Richard Craig Smith, Guy Singer, John E. Kelly and Gloria Salcedo Padula
January 6, 2010
The United States Department of Justice (“DOJ”) closed out 2009 with another enforcement action involving violations of the Foreign Corrupt Practices Act (“FCPA”). On December 31, 2009, the DOJ announced that it had entered into an agreement with UTStarcom Inc. (“UTSI”) in which UTSI agreed to pay $1.5 million in fines for violating the FCPA by providing travel and “other things of value to foreign officials,” specifically, employees of state-owned telecommunications companies in the People’s Republic of China. See U.S. Department of Justice Press Release UTStarcom Inc. Agrees to Pay $1.5 Million Penalty for Acts of Foreign Bribery in China, December 31, 2009.
UTSI, a United States corporation listed on the Nasdaq, is an international telecommunications company which manufactures and sells network equipment and handsets. UTSI conducts business in China through its wholly-owned subsidiary UTStarcom China Co. Ltd. (“UTS-China”). In its announcement, the DOJ stated that UTSI acknowledged responsibility for the conduct of UTS-China and its employees, who paid for the travel expenses of Chinese officials of state-owned telecommunication companies. The trips were purportedly for training purposes at UTSI facilities in the United States, including Hawaii, Las Vegas and New York City. UTSI, however, has no facilities in these cities and conducted no training there. UTS-China nonetheless recorded these expenses as “training,” although the expenses were made to “obtain and retain lucrative telecommunications contracts.” The DOJ announcement does not specify whether UTS-China did obtain or retain these contracts, although obtaining or retaining business is not a necessary element under the anti-bribery provisions of the FCPA. The FCPA only requires that the payer makes the payment with the intent of “obtaining or retaining business” in return.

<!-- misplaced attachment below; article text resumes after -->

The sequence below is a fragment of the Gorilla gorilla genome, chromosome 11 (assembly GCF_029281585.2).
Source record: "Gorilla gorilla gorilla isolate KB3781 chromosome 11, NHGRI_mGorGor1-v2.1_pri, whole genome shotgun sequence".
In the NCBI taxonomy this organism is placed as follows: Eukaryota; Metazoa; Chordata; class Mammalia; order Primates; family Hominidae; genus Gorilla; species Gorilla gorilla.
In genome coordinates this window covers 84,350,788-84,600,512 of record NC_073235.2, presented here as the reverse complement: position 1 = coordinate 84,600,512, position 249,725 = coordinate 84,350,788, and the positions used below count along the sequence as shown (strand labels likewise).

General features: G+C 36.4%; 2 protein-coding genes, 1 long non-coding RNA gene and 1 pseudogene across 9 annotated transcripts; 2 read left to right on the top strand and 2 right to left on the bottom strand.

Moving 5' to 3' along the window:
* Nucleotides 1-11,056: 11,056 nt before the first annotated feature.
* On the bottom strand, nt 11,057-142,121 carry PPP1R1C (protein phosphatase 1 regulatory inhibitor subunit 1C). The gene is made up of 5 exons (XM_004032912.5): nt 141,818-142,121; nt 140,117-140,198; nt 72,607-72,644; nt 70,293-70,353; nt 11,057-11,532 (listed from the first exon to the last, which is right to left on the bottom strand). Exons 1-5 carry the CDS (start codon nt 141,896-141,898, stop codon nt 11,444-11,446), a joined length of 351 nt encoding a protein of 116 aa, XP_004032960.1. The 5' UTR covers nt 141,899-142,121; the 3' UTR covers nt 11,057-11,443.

In addition to the $1.5 million fine, the agreement requires UTSI to implement strict internal controls and to fully cooperate with the DOJ. However, the agreement recognizes UTSI’s voluntary disclosure, thorough internal investigation, and remedial efforts. As a result of the above factors, the DOJ agreed not to prosecute UTSI or its subsidiaries for the violations of the FCPA. Id.
On the same date, the United States Securities and Exchange Commission (“SEC”) charged UTSI in the U.S. District Court for the Northern District of California with violations of the anti-bribery, books and records, and internal control provisions of the FCPA. UTSI, however, agreed to settle the charges by paying another $1.5 million penalty. The SEC’s complaint alleges that UTSI paid nearly $7 million in travel between 2002 and 2007 for the trips discussed above. The SEC further alleges that UTSI provided other “gifts and benefits to foreign government customers, including paying for them to attend executive training programs at U.S. universities.” According to the SEC, UTSI paid sham consultants in China and Mongolia while knowing that the payments would end up in the hands of foreign officials. See U.S. Securities and Exchange Commission Litigation Release No. 21357 SEC Charges California Telecom Company with Bribery and Other FCPA Violations, December 31, 2009.
Under the settlement agreement, UTSI also agreed to provide the SEC with annual FCPA compliance reports and certifications for four years. Id.
Richard Craig Smith
John E. Kelly
Gloria Salcedo Padula